2. 5 out of 5

    Rod Brown

    Novak is able to wring some pretty dark gallows humor out of a simple concept: illustrate the death of each emperor of the Western Roman Empire. It's a quick read, with each two-page spread featuring a year of death on the left, and, on the right, a single sentence and illustration of the death. And boy are many of the deaths quite ignoble. Being the boss isn't all it's cracked up to be, especially when you're surrounded by a lot of surly people with swords. And spears. And knives. And tree stump Novak is able to wring some pretty dark gallows humor out of a simple concept: illustrate the death of each emperor of the Western Roman Empire. It's a quick read, with each two-page spread featuring a year of death on the left, and, on the right, a single sentence and illustration of the death. And boy are many of the deaths quite ignoble. Being the boss isn't all it's cracked up to be, especially when you're surrounded by a lot of surly people with swords. And spears. And knives. And tree stumps?

  3. 5 out of 5

    Colleen Martin

    A (very) quick, illustrated look at how each of Rome's emperors died. Which accomplished the expected - it made me want to go back and read more Roman history.

  4. 5 out of 5

    Samantha

    This was a fun read, in a morbid kind of way. All I can say was that there was absolutely no loyalty in Ancient Rome, but tons of stabbing.

  5. 4 out of 5

    Erikka

    This was mediocre. The art looked like scribbles, there was no real plot to speak of, and there weren't any details given. I understand conceptually what he was trying to do, but he did literally that and nothing else. If you are looking for a timeline on which poorly-sketched cartoons of dead Roman emperors are drawn with one line of what the image is depicting, this is the book for you.

  6. 5 out of 5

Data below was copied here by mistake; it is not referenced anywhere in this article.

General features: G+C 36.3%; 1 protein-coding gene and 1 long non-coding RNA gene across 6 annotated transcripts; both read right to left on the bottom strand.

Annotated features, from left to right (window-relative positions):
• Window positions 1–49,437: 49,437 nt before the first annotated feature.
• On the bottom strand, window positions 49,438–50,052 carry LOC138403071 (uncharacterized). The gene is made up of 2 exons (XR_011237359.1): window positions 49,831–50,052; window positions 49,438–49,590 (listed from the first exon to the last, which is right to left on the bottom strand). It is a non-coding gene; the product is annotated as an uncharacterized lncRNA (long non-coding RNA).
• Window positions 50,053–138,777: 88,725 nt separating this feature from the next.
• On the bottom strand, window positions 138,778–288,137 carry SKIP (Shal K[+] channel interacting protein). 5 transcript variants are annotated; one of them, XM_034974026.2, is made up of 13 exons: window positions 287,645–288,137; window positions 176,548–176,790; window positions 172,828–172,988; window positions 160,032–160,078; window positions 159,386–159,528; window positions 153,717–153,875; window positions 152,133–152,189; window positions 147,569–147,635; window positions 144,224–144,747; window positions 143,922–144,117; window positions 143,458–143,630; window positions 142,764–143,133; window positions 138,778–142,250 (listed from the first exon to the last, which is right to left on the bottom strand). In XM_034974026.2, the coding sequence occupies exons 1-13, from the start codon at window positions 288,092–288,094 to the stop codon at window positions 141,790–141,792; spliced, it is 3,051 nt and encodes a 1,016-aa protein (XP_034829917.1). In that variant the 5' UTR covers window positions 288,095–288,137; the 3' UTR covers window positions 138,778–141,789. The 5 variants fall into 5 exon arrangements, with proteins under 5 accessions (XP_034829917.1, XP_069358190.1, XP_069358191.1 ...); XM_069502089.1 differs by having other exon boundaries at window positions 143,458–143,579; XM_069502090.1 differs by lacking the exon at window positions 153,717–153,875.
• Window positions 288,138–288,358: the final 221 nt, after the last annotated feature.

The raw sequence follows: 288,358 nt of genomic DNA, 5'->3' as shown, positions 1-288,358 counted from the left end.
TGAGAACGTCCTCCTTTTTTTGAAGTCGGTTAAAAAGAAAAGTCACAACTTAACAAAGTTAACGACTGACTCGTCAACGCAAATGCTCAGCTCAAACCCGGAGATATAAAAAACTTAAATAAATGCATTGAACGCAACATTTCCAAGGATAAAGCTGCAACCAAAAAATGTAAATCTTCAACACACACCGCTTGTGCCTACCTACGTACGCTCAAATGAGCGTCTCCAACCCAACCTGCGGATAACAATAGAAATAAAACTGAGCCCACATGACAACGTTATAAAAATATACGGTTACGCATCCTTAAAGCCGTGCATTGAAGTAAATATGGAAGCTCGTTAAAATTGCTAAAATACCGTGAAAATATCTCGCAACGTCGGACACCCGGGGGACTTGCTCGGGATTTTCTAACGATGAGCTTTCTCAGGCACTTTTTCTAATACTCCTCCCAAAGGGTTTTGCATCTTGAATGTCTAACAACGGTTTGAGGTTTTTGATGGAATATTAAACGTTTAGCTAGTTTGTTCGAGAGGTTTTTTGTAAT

Stephanie

    Everyone needs an illustrated guide to the deaths of the Roman Emperors, whether to marvel at the creativity of some of the deaths, be struck by the often rapid turnover in the post, or as a guide to reading more on Wikipedia. A fun way to spend an hour.

  7. 4 out of 5

    Allie

    This rating/review is based on an ARC I got from work. This is a fun and quick illustrated guide to the deaths of the Roman emperors. I enjoyed the ones that happened in quick succession (which was most, actually), especially the ones where the successor was the cause of death and they inevitably perished shortly after. I plan to pass this on to a friend who loves Latin and Roman history, but it doesn't have nearly the appeal of other historical comics like Hark! A Vagrant or The Thrilling Advent This rating/review is based on an ARC I got from work. This is a fun and quick illustrated guide to the deaths of the Roman emperors. I enjoyed the ones that happened in quick succession (which was most, actually), especially the ones where the successor was the cause of death and they inevitably perished shortly after. I plan to pass this on to a friend who loves Latin and Roman history, but it doesn't have nearly the appeal of other historical comics like Hark! A Vagrant or The Thrilling Adventures of Lovelace and Babbage.